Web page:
SPOTIFY

Let the opportunity resonate HR Blog


Echo is Spotify’s newly launched internal talent marketplace. This includes fair technology so that our talents can be matched with growth opportunities based on their skills, experience and development goals.

It enables recruiting managers, project owners and consultants to extend beyond traditional backgrounds, meet with other band members (who could not meet without it) and work with talent from around the world. In Distributed-First Culture, Echo is advancing the career development and growth of all spotters and filling important talent gaps.

Why an internal talent market?

Since the launch of Echo in September this year, we have seen an incredible pace of registration, further confirming our knowledge that our people were hungry for such a solution.

Having a distributed-first strategy to work from anywhere means the workplace, workforce and HR are changing dramatically. One of the most significant changes, already working and now caused by the epidemic and new ways of working, is the career change that Johanna wrote: We are in the 4th Revolution. We have moved from the old model of learning, to work, to leisure, to a continuous learning cycle. We are on the threshold of a new revolution. And let’s be clear – we’re not pushing, this change has already happened.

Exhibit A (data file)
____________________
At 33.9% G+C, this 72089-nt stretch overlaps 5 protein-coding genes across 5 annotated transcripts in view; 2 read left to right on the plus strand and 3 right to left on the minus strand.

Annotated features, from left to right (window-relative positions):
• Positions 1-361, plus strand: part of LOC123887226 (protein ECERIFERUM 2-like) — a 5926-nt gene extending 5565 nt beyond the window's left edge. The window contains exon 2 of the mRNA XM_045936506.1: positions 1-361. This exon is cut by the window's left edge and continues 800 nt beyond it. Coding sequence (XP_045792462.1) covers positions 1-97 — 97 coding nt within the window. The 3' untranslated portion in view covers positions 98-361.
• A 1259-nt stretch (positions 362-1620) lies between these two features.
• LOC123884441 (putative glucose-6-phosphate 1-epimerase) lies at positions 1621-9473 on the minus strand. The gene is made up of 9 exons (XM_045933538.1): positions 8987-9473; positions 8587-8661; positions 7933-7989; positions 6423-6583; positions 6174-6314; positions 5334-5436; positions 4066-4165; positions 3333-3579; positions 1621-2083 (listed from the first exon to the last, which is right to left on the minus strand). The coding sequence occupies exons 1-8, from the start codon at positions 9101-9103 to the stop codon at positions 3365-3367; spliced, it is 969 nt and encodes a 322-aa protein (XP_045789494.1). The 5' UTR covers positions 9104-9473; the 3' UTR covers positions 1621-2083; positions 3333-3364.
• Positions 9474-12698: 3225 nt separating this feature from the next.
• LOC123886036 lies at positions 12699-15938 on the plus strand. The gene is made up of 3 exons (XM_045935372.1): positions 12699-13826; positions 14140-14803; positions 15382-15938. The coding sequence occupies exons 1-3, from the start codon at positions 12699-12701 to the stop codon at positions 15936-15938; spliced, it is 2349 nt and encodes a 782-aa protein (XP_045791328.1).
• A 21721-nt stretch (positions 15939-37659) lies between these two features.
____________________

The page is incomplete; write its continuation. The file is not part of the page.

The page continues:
With all of this in mind we knew we had to challenge sustainability when it came to making it easier for spotters to develop their careers and careers and to do it in a way that matched our values ​​and culture. This is what drives our decision to create eco – our internal talent market, where opportunity eco.

Inner talent marketplaces drive diversity, inclusion and relationships

All we do at Spotify is our ongoing commitment to Diversity, Inclusion and Relationships (DIB) and Echo is no exception. Having an in-house talent marketplace means being able to showcase more diversified development opportunities to all your employees.

This can only happen when the marketplace is designed as an environment where everyone can improve, be seen and access opportunities from anywhere in the world. And if it exists in an environment where other initiatives support an inclusive culture. We can use this technology and set up to eliminate bias and ensure that opportunities are open to all.

This is exactly how we got to this challenging task. In fact, we realized that if the process was not inclusive, it would be detrimental to our work to create an inclusive environment, so this component of DIB is not just one component – it is the best for our approach. There was no point in creating an eco if not inclusive and grounded in matching talents based on their skills, experience and aspirations.

Creating opportunities for all